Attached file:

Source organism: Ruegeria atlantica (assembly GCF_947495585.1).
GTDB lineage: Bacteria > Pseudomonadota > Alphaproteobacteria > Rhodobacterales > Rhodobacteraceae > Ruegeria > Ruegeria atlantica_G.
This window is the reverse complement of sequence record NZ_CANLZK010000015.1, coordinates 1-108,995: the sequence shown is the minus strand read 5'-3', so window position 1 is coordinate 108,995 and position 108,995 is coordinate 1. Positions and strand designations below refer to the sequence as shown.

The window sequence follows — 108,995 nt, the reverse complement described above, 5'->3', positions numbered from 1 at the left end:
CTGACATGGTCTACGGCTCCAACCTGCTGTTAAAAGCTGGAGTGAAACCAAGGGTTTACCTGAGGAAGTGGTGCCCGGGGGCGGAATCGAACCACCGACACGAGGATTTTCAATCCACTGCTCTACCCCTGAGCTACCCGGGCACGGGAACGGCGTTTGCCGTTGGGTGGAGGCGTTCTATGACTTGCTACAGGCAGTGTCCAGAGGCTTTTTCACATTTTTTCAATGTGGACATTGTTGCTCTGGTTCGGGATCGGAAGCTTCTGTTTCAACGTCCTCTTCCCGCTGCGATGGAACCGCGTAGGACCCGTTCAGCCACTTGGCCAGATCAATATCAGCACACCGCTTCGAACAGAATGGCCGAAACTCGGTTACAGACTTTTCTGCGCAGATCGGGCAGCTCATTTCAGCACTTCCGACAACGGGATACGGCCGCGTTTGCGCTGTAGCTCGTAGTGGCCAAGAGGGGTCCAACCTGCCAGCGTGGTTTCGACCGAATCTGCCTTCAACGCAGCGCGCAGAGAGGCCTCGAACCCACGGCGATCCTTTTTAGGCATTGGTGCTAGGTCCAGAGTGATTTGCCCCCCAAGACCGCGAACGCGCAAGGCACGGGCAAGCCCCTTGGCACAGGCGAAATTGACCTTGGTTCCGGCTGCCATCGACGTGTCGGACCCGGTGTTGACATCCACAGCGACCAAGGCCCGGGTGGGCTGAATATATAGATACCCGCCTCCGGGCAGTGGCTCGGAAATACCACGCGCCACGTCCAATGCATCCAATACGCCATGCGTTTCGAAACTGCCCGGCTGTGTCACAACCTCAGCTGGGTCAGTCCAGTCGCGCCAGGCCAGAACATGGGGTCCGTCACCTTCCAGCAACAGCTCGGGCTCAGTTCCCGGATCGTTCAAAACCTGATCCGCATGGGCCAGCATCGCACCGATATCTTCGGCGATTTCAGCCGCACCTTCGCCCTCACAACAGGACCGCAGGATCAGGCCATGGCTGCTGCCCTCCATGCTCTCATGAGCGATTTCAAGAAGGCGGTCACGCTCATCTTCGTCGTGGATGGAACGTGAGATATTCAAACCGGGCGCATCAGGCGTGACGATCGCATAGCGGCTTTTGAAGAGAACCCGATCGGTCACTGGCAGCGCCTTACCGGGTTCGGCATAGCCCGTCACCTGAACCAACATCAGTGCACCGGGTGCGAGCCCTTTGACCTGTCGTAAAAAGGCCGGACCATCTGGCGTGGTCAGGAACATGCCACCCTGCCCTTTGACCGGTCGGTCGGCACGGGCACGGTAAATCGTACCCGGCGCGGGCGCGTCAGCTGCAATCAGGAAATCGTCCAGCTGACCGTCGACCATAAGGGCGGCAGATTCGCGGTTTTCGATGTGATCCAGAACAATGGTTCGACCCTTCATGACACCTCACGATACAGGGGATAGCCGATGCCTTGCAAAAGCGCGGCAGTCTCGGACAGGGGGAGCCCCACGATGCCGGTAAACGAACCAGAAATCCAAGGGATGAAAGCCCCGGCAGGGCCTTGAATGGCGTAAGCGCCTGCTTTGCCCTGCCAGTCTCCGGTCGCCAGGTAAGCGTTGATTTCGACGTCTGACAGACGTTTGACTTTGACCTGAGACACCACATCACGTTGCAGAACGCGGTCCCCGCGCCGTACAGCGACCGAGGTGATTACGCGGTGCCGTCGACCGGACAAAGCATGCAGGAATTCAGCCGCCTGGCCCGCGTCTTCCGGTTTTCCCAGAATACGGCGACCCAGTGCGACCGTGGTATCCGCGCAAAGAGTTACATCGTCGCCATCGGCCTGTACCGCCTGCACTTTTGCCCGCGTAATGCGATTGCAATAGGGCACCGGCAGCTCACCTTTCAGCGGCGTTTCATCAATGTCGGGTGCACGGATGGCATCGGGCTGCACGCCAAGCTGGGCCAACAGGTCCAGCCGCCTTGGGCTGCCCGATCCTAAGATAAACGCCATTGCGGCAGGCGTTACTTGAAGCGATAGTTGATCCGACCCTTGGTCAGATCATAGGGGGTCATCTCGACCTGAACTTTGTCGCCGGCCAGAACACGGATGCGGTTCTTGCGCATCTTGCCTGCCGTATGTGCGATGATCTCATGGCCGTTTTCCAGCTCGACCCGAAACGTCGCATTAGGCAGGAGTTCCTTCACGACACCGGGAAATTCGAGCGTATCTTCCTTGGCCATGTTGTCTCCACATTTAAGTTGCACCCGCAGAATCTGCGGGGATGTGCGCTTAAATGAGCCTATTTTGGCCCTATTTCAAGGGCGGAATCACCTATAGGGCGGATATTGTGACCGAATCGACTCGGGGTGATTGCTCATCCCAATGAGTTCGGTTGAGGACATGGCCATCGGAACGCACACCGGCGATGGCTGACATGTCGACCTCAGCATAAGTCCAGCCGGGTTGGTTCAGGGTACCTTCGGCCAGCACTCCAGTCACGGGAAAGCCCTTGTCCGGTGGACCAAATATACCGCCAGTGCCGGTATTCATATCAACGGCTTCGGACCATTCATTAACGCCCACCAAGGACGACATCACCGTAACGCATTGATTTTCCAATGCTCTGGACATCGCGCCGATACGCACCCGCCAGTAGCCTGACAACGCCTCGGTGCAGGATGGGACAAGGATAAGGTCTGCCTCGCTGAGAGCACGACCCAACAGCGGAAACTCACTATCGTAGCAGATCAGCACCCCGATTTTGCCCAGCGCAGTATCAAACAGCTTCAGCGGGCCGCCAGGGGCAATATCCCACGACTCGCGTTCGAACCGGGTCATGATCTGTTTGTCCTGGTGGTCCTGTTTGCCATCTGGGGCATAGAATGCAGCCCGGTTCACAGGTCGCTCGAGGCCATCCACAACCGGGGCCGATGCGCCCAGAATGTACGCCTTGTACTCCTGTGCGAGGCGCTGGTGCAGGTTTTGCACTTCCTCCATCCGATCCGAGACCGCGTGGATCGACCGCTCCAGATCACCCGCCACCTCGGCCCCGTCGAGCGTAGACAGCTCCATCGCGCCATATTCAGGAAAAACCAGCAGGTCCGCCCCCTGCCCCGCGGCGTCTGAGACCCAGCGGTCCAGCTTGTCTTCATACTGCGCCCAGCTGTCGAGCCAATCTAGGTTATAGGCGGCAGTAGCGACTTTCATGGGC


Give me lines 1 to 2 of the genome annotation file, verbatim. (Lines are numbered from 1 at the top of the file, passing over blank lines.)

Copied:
Source organism: Ruegeria atlantica (assembly GCF_947495585.1).
GTDB lineage: Bacteria > Pseudomonadota > Alphaproteobacteria > Rhodobacterales > Rhodobacteraceae > Ruegeria > Ruegeria atlantica_G.